The budgets that Christopher Nolan managed to get his hands on overtime have never really affected the attention paid to the smallest details. Although his films (literally such since he never succumbed to the charm of digital) are real blockbusters capable of intercepting the tastes of the mass audience, the director’s authorial approach is rarely lost.
The screenplay, written entirely by Nolan, is in fact a harbinger of the complexity that Inception then manifests with its ambiguous images. Between the lines, it is thus possible to discover a world of its own, through which Inception continues its game of blatant enigma. The more it hides, the more it reveals itself. To confirm this are even the names of the protagonists, who allude to their role within the events.
The name and role of Ariadne (Ellen Page), the dreamlike architect through whom we discover this world, would for example reasonably be associated with the well-known labyrinth of Knossos. In the myth of the Minotaur, Ariadne is in fact the one who helps the hero Theseus to get out of the intricate architectural construction by means of the brilliant idea of the wire, as well as being even more responsible for the labyrinth.
In the same way, Ariadne in Inception provides information to onironauts to move in the world of dreams, and so is the viewer’s informant. The red thread that it assigns to the audience is even among the few points of reference of the script, and it is in the dissolution of these that the film builds its own reinterpretation of the myth.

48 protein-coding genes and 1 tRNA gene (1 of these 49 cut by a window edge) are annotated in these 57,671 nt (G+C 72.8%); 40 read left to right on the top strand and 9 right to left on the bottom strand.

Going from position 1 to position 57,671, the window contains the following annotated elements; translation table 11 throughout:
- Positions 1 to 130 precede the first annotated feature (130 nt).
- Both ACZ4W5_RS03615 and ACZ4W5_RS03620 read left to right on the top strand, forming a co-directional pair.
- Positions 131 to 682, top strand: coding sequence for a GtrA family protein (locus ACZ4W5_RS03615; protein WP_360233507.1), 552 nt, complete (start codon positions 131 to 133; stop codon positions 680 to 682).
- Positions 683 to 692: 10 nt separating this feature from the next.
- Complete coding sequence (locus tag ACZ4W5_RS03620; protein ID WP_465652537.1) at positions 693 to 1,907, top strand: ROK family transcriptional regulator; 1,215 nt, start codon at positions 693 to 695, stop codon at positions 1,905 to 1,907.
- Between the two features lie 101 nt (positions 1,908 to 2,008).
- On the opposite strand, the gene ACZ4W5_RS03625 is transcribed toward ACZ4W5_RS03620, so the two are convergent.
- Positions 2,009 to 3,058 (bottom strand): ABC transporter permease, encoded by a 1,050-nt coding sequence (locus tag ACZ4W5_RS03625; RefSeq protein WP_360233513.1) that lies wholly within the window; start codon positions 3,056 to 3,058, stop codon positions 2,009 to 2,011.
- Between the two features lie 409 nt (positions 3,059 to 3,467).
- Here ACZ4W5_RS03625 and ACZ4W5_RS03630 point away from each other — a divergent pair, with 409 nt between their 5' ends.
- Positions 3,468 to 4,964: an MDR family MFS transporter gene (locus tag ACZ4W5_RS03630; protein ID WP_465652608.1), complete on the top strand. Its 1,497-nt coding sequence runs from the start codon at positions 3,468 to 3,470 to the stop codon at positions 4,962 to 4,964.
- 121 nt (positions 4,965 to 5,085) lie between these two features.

Can we say that Cobb (Leonardo di Caprio) is therefore Theseus? The answer is tied to the explanation of the ending of Inception. If in fact, we believe that the place to which it reaches in the conclusion of the film is a Limbo, we can safely conclude the mythological association. Because like the mythical hero Cobb is also punished for breaking the barriers of the realm of the dead, that is the places of the dream.
The link between names and narration is also confirmed in the character of Yusuf (Dileep Rao), the doctor within the dream journeys, who would refer to the homonymous character narrated in the Qur’an, whose story begins with a dream.
Furthermore, if Cobb has been dreaming for all time, it is easy to believe that the link between names and events is the result of the unconscious on the collective imagination that his mind draws on. After all, the myths are part of us and their link with reality flows right into the action of the dream.
A possible explanation of Inception sees Cobb the only real character, and the others all projections of the subconscious. The clue to understand this interpretation is placed at the beginning, when Cobb, Saito (Ken Watanabe) and his are in the apartment outside which a revolt is moving. Cobb states that projections never attack the dreamer, but others, apparently perceived as intruders. However, if so, the revolutionaries would have to attack Cobb and Saito; but they don’t, they attack Nash (Lucas Haas), who should be the dreamer on this level.
Cobb represents, in a certain sense, every man. He is in fact presented to us as literally dammed on the bank of his subconscious. It is fragmented and separated, exiled from the United States (to which it wants to return), but in truth detached from what it is. The land he wants to return to is not real, only a projection of what he has lost.
Inception’s explanation and the deception of the top
However, what most questioned Inception’s viewers is its cryptic ending. If in fact what happens concerns Cobb and his return to himself, and therefore could be a projection, the images seem to allude to another, misleading the public in this game between reality and dream. In the final Dominic Dom Cobb, the man at the center of the story, able to enter people’s dreams to introduce ideas and extract secrets, returns to the United States of America, as promised by the instigator of his latest mission, the magnate Saito.